Though short on general news, both the weekly Vietnam Investment Review (wvir.com.vn) and the monthly Vietnam Economic Times (vneconomy.vn) cover issues in greater depth and are worth looking at for an insight into what makes the Vietnamese economy tick.
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Vietnam has several English–language newspapers and magazines, of which the daily Viet Nam News (vietnamnews.vnagency.com.vn) has the widest distribution. It provides a brief – and very select – run–down of local, regional and international news, as well as snippets on art and culture. Though short on general news, both the weekly Vietnam Investment Review (wvir.com.vn) and the monthly Vietnam Economic Times (vneconomy.vn) cover issues in greater depth and are worth looking at for an insight into what makes the Vietnamese economy tick. Both also publish useful supplements (Time Out and The Guide respectively) with selective but up–to–date restaurant and nightlife listings mainly covering Hanoi and Ho Chi Minh City, plus feature articles on culture and tourist destinations. However, they have been superceded by the excellent free magazines The Word and AsiaLife, which both carry listings of bars and restaurants as well as articles on aspects of Vietnamese culture; look out for them in establishments that advertise in these publications.
All media in Vietnam travel are under tight government control. There is, however, a slight glimmer of less draconian censorship, with an increasing number of stories covering corruption at even quite senior levels and more criticism of government policies and ministers, albeit very mild by Western standards.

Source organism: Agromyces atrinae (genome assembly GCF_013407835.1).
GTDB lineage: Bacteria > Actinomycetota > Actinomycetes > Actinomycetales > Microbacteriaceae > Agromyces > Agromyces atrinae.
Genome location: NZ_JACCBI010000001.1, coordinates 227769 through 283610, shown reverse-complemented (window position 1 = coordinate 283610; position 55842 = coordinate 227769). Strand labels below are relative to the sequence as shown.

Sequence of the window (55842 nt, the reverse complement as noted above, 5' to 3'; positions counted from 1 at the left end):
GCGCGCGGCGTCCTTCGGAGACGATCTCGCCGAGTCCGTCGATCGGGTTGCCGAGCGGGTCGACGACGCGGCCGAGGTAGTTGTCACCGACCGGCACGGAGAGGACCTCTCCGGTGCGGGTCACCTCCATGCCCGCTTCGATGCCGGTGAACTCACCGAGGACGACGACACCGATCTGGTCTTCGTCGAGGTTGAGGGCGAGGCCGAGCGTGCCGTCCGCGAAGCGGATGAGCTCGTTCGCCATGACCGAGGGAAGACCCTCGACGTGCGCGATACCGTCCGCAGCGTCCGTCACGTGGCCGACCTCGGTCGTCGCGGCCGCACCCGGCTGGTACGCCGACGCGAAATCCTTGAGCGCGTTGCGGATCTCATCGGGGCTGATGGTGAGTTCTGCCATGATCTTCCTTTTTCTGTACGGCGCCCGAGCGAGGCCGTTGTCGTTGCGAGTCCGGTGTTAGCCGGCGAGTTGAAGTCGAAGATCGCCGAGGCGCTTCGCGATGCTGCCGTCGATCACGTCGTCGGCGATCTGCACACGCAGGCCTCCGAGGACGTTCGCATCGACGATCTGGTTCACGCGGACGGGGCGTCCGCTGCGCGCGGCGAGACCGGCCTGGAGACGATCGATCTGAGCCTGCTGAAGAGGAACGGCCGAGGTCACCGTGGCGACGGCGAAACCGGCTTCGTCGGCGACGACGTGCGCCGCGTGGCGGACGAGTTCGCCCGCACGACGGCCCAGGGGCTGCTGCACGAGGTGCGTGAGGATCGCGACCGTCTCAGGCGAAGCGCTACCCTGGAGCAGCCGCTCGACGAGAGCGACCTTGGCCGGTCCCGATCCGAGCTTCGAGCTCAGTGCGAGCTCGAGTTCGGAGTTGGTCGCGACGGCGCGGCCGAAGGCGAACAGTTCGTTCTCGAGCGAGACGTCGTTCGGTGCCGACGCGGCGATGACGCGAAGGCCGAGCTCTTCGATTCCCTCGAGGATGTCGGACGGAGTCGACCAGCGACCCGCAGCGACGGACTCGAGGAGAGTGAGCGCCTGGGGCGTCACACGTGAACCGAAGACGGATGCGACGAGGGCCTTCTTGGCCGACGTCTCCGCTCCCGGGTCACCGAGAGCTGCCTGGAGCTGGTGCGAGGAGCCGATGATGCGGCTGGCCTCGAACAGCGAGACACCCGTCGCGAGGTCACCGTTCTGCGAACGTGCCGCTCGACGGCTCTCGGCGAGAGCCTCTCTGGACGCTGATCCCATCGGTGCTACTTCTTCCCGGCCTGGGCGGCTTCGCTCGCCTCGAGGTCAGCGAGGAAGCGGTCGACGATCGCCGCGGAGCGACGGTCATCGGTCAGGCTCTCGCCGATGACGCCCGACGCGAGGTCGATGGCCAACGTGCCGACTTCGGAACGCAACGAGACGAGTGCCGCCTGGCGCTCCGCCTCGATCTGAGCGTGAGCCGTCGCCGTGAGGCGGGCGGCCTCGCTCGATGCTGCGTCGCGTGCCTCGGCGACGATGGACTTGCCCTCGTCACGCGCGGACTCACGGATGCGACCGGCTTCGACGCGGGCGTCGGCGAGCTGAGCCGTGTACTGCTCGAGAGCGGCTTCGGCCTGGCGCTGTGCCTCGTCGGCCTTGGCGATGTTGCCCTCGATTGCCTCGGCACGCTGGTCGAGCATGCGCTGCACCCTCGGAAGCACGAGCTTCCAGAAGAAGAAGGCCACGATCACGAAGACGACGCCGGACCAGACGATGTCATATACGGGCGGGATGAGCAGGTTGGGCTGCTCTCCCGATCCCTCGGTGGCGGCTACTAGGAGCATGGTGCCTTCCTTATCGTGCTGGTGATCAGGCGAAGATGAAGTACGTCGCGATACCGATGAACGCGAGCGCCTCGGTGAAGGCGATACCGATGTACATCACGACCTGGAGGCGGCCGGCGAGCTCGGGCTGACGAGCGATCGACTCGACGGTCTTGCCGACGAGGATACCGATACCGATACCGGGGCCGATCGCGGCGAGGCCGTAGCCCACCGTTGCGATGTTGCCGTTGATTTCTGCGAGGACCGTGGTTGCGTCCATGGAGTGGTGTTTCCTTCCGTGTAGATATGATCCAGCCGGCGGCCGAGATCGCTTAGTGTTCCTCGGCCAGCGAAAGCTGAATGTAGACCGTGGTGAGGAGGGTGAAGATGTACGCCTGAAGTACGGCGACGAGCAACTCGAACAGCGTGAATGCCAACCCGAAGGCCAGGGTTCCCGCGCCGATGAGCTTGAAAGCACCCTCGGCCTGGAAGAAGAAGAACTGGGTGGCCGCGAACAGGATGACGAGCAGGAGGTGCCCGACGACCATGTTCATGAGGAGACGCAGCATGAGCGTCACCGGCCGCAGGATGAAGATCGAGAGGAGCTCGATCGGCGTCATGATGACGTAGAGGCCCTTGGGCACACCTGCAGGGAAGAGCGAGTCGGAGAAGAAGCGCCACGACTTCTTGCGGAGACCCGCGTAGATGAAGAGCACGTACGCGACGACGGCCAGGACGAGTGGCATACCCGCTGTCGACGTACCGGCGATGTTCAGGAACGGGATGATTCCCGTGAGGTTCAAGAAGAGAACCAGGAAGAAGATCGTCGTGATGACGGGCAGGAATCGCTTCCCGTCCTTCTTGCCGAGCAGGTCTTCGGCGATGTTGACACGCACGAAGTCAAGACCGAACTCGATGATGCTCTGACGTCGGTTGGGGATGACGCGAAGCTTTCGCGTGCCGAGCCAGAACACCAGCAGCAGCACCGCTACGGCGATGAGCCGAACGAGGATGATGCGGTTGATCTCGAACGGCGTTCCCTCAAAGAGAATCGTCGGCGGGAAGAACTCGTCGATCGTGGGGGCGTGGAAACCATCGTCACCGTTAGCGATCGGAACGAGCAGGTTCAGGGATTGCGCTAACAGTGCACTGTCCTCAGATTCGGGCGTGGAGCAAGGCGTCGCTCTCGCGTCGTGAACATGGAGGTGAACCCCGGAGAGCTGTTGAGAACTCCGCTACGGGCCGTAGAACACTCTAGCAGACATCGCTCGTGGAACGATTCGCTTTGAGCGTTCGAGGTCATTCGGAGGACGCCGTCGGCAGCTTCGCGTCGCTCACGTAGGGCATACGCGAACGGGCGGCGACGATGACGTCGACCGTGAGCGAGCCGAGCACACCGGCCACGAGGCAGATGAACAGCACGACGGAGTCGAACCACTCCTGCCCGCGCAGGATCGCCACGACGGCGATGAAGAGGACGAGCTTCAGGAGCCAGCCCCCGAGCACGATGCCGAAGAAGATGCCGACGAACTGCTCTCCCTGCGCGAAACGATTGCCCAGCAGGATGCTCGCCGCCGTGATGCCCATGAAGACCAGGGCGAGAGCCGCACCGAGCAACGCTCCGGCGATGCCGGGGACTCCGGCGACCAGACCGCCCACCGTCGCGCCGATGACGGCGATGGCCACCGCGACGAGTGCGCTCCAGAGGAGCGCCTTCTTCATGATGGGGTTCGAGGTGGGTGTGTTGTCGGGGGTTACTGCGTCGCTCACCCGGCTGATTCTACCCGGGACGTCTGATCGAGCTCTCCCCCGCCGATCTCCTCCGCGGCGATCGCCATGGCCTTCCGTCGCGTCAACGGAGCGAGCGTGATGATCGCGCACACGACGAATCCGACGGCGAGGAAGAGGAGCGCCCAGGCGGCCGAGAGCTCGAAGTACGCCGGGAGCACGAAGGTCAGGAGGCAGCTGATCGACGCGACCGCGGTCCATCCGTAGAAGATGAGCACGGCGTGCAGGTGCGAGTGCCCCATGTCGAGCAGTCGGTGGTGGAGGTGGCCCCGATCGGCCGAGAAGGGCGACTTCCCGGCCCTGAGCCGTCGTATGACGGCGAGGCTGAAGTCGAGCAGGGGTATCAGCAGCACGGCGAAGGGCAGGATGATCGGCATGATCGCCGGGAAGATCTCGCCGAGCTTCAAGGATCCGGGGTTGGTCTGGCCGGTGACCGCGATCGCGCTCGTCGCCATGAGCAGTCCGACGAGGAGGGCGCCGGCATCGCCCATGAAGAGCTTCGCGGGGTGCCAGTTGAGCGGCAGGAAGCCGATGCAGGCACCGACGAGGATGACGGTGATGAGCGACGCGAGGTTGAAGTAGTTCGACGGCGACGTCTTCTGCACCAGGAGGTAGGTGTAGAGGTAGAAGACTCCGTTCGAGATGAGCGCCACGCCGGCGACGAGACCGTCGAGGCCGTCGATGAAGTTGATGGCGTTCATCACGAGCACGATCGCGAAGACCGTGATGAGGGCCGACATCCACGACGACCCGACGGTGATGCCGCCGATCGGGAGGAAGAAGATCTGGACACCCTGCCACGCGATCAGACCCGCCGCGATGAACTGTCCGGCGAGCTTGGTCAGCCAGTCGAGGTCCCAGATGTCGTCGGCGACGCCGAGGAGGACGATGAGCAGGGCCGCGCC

Foreign publications, such as the International Herald Tribune, Time, Newsweek, The Financial Times and the Bangkok Post are sold by street vendors and at some of the larger bookshops and in the newsstands of more upmarket hotels in Ho Chi Minh City and Hanoi.
The government radio station, Voice of Vietnam (english.vov.vn), began life in 1945 during the August Revolution. It became famous during the American War when “Hanoi Hannah” broadcast propaganda programmes to American GIs. Nowadays it maintains six channels, of which VOV5 broadcasts English-language programmes several times a day covering a whole range of subjects: news, weather, sport, entertainment and culture, even market prices. You can pick up the broadcasts on FM in and around Hanoi and Ho Chi Minh City.
To keep in touch with the full spectrum of international news, however, you’ll need to go online or get a short-wave radio to pick up one of the world service channels, such as BBC World Service (wbbc.co.uk/worldservice), Radio Canada International (wrcinet.ca) and Voice of America (wvoanews.com); local frequencies are listed on the relevant website.
Vietnamese television (VTV, wvtv.gov.vn) is also government-run and airs a mix of films, music shows, news programmes, soaps, sport and foreign (mostly American, Korean and Japanese) imports. VTV1, the main domestic channel, occasionally presents a news summary in English. However, most hotels provide satellite TV, offering BBC, CNN, MTV and HBO as standard.
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